Showing me his handwriting, a friend’s cousin Raman once asked me which profession will suit him. I looked at the handwriting and told him that he should go for something that does not require a great deal of concentration and the need to focus.
“Hospitality industry or PR job will be good for you. What course are you pursuing, by the way?” I asked Raman.
“What I am planning to do in life is completely different from what you are saying: I am pursuing journalism. I want to be a journalist…”
“Are you sure? I mean… you have made up your mind already?” I said.
“Yea, after a lot of consideration I decided to be a journalist. My dad also wants me to be a journalist. In fact, the mission of my life is to be a journalist. I want to be on the desk and want to become an editor one day…”
“Good! All the best!” I told Raman.
Our conversation ended soon after that, but I was convinced he was not going to get into the right profession because he did not have the kind of intelligence (mind you, I’m talking about intelligence, not skills) which is required in a journalism.
Let’s look at his handwriting. It shows that Raman is a slow thinker and does not have the ability to investigate (shown by the round formation of m’s and n’s). To be an editor, one is required to sit for long hours trying to focus. But the big size of Raman’s handwriting shows he can’t sit for long and lacks concentration and the ability to focus. Writers like Raman leave their seats very often and most of their energy is wasted in talking about food, clothes, parties etc.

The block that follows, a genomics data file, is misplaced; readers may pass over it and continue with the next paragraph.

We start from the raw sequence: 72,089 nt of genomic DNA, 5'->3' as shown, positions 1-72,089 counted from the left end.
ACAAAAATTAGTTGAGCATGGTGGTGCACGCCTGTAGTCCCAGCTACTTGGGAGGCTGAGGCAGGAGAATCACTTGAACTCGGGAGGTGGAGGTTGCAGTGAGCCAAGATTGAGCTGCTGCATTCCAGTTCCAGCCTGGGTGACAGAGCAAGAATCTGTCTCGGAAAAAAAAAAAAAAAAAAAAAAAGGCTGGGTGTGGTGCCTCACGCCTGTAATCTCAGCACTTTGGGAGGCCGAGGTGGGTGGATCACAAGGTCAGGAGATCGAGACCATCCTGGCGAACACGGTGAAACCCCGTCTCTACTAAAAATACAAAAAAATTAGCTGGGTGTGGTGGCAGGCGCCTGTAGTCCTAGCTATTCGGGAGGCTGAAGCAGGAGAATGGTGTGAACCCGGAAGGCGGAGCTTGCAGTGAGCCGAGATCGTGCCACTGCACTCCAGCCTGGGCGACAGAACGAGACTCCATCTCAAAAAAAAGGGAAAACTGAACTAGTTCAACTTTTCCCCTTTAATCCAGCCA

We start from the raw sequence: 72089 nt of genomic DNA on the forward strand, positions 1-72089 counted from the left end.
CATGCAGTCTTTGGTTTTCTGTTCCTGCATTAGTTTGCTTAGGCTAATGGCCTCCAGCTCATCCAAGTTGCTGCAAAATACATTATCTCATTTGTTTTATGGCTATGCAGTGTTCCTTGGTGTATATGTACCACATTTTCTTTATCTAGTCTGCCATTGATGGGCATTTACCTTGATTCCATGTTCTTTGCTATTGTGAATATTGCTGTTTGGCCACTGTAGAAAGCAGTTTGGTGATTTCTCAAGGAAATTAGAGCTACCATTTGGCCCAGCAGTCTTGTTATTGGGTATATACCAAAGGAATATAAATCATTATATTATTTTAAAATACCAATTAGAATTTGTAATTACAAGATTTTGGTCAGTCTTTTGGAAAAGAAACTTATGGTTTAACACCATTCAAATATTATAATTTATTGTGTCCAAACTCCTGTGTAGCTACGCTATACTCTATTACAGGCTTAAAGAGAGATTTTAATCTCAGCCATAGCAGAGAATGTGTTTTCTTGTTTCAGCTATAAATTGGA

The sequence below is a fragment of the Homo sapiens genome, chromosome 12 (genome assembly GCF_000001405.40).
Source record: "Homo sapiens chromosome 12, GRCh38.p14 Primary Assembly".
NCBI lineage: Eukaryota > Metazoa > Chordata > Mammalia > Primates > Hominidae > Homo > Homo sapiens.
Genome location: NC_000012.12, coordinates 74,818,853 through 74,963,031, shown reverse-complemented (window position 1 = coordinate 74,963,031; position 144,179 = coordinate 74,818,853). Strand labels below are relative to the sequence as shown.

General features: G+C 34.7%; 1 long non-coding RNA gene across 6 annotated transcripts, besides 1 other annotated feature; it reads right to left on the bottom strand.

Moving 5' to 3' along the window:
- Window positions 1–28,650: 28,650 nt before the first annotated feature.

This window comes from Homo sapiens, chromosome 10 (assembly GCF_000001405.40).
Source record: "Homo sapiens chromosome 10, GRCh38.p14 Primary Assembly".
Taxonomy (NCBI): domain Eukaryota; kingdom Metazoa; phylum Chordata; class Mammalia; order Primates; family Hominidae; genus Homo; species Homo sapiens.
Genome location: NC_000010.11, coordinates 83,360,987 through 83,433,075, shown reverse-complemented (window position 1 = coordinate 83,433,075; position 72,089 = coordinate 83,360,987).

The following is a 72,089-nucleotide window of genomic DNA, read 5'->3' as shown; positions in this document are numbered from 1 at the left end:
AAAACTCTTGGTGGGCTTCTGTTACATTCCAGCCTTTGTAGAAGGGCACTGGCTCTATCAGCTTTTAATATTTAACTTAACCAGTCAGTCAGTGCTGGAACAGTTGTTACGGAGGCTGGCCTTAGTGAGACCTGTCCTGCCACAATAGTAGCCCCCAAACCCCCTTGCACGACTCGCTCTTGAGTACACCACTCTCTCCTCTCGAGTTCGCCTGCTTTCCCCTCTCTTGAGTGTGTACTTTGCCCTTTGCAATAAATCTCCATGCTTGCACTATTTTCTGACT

The prominent middle zone of Raman’s writing (absence of upper and lower extension) shows he won’t like to use his intelligence to work. He would rather spend time interacting with people (that’s why I said PR job or hospitality industry will be good for him) and talking about a host of things other than work.
But before you start thinking that Raman is a duffer, I must stop you. I’m not saying that he is good for nothing: what I’m pointing out is that he is probably unfit for the job he is planning to take up. Soon after getting the kind of job which requires monotonous repetition (such as desk job in journalism), writer like Raman will be bored and then they won’t feel like working. And then frustration will creep in. Slowly. He may realise sooner or later that journalism is not his cup of tea.
Raman wants to be a journalist because his father wants him to be one. And because he can’t think independently, he feels he must live up to his dad’s expectation. It really does not matter to him whether he will be able to do it or not. He just wants to win the approval of his father.
Now, I’m asking YOU: Is Raman doing the right thing?
Do post your comments on this and let me know your views.